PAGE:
universities issued an unprecedented
joint letter on movement restrictions.
These movement controls, they said,
were threatening to empty the
Occupied Territories of their educated
There have been numerous direct Israeli
military attacks on Palestinian educational
institutes, on students and on educators.
Israeli security forces have frequently fired
tear gas at Palestinian schools, resulting in
students suffering from tear-gas inhalation.
In several instances, direct attacks on
schools or military use of schools have
been reported.18
Taking just one operation as example:
the Israeli military assault on Gaza of
December 2008 /January 2009 (‘Operation
Cast Lead’). During this assault, ten
schools and eight kindergartens were
destroyed and at least 262 other schools
and kindergartens were damaged or
severely damaged. Six university
buildings were completely destroyed and
16 were damaged. An Israeli air strike also
destroyed the American International
School in Gaza. According to a UNESCO
report 250 students and 15 teachers were
killed in the assault, and 656 students and
19 teachers were injured.19
Under these conditions academic
freedom for Palestinians is emptied of all
real meaning. The destruction of
infrastructure, civil society, and cultural
and intellectual life cannot be separated
from the issue of academic freedom. The
ability of teachers, researchers and
students to deliver and access teaching and
research cannot be separated from the
issue of academic freedom. The right to be
free from arbitrary detentions and delays,
and from the violence of an occupying
army cannot be separated from the issue of
academic freedom. This is to say that
academic freedom is fundamentally linked
with other kinds of protections and rights
and is ineffective without them.
As the UN Special Rapporteur on the
Right to Education said in 2005, “military
occupations are an appreciable curb on the
human right to education, the most
egregious example being the Israeli-
Palestinian conflict”.20
Civilians and medics run to safety during an Israeli white phosphorus strike on a UN school in Gaza during Operation Cast Lead
Many arguments have been raised
against the academic boycott. In this
section we will go through the main ones
and disentangle fact from myth.
Boycott = A new McCarthyism?
Claim: The academic boycott would
mean applying a test of political
correctness to Israeli academics. Foreign
academics would then only collaborate
with those who ‘passed’.
Reality: The boycott is aimed at
institutions, not individuals. It applies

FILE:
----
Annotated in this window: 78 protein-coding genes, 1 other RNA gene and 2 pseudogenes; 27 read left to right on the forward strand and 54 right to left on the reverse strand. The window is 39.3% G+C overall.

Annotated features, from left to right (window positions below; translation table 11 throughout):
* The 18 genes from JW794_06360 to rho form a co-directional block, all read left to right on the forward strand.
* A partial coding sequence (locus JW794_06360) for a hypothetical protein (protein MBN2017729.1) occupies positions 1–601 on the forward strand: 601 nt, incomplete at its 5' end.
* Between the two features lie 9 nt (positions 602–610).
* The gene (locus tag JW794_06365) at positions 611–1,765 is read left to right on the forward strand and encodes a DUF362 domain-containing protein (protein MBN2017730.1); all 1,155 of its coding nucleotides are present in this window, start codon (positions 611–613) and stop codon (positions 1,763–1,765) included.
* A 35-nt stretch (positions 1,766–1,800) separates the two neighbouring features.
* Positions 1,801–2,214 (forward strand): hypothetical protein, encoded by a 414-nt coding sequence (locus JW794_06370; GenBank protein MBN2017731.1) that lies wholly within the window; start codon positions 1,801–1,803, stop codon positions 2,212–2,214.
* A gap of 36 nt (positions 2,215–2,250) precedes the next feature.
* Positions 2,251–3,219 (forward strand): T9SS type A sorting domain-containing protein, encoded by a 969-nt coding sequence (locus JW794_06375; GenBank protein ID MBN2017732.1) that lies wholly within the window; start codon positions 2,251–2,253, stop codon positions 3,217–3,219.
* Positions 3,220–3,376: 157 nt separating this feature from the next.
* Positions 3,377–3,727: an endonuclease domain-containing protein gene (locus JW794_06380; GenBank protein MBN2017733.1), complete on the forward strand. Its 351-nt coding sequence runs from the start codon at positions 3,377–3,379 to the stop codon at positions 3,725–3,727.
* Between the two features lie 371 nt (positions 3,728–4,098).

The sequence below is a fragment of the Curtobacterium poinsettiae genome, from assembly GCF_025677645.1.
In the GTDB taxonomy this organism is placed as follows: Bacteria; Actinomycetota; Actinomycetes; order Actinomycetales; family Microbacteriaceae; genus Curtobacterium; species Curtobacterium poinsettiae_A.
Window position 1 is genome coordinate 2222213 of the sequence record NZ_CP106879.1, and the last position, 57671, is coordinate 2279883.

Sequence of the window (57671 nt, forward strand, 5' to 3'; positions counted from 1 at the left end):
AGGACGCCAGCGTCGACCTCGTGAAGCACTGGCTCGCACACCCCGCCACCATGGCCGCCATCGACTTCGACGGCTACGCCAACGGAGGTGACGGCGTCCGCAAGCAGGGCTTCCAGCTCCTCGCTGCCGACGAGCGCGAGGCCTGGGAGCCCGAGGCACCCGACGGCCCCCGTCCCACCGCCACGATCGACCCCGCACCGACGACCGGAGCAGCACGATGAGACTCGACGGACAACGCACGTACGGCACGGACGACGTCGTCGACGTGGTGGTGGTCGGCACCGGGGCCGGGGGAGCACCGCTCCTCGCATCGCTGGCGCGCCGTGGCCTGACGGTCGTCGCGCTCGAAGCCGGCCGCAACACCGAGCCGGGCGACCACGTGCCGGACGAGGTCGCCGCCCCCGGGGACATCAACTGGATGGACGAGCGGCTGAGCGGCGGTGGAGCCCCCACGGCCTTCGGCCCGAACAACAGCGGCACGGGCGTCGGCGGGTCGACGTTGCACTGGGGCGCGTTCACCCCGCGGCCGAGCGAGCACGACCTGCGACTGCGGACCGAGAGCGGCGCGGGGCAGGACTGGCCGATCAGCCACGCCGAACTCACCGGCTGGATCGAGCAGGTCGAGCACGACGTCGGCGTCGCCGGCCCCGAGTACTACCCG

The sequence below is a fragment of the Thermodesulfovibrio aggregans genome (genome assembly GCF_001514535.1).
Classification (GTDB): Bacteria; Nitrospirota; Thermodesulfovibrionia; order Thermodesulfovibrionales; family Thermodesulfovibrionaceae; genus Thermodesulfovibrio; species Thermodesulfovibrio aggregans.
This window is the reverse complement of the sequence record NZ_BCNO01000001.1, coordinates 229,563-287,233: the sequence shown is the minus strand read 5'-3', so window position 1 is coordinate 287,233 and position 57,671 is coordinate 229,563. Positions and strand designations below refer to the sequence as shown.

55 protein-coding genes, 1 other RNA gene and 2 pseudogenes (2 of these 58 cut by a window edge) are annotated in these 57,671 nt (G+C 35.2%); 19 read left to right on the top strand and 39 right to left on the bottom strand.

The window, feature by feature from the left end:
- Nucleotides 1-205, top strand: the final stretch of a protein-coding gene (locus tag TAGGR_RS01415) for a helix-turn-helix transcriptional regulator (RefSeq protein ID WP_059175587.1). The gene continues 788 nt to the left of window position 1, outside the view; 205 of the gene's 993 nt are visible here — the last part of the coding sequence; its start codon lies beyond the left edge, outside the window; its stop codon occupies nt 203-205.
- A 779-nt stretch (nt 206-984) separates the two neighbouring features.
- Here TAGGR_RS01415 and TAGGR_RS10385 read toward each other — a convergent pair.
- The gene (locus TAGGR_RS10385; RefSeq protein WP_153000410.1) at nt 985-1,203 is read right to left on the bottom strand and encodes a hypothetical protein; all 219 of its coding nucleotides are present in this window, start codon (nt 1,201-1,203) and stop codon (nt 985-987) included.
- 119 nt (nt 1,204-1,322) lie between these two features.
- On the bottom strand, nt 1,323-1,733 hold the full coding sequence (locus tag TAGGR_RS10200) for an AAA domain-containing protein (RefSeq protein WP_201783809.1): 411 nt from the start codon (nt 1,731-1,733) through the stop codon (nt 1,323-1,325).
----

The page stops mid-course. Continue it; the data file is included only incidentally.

to individual academics only in so far as
they are acting on behalf of or as officials
or representatives of Israeli academic
institutions, or of Israeli higher education
at the national level. There are no
exclusion clauses, hence no tests of
individual ‘correctness’.
What about Academic Freedom?
Claim: The highest value of academics
is free communication of information and
ideas – in fact, academic freedom. To set
up roadblocks to association, collaboration
and discussion violates utterly this principle.
Reality: The ideal of the universality of
scientific and scholarly discourse is both
important and attractive to academics.
However, no principle can be an inviolable
imperative, since there is always the
possibility of conflict with other
The widely-held default position in the
practice of academic work is the avoidance
of any discrimination on grounds of
citizenship, religion, politics, race, colour,
language, age or sex. Only exceptional
circumstances, such as the violation of
other at least equally important principles,
could justify its breach.
But exceptional circumstances do occur.
The long-running academic boycott of
South Africa was widely seen as justified
both outside and within that country. As
recently as 1998, all Serbian universities
were suspended from CRE, the
Association of European Universities. The
exceptional circumstances reagrding Israel
have already been outlined in this
pamphlet; they consist of systematic
violations of international law, human
rights and academic freedom in the
Occupied Territories.
A supposedly “neutral” position (non-
boycott) that uses the rationale that we are
protecting the academic freedom of Israeli
institutions ignores not only the academic
freedoms of Palestinians but also their
human rights. As we have discussed
above, academic freedom does not really
exist in Israel/Palestine. Rather what exists
is academic privilege for one group, at the
expense of another. It is somewhat of a
misnomer to claim that one is defending
academic freedom by opposing the
boycott, when half of the population under
Israeli control is not only deprived of their
academic freedom but also their basic
human rights.
Why pick on Israel?
Claim: Many countries in the world
have repressive regimes where torture is
routine. Many countries violently
discriminate against women and have an
appalling record on human rights. Why
13Arguments against an academic boycott

aren’t boycotters targeting all these
countries? Why single out Israel?
Reality: There are many oppressive
regimes in the world; we might hope that
all of them would be universally
condemned. But, inevitably, everyone
singles out those issues that particularly
concern them. Indeed to have any effect, it
is necessary to be selective. Does anyone
say to those who campaign against
governments complicit in the murder of
trade unionists in Latin America, or
regimes involved in torture in Asia, “why
single out these countries”? And of course
many who feel strongly about Israeli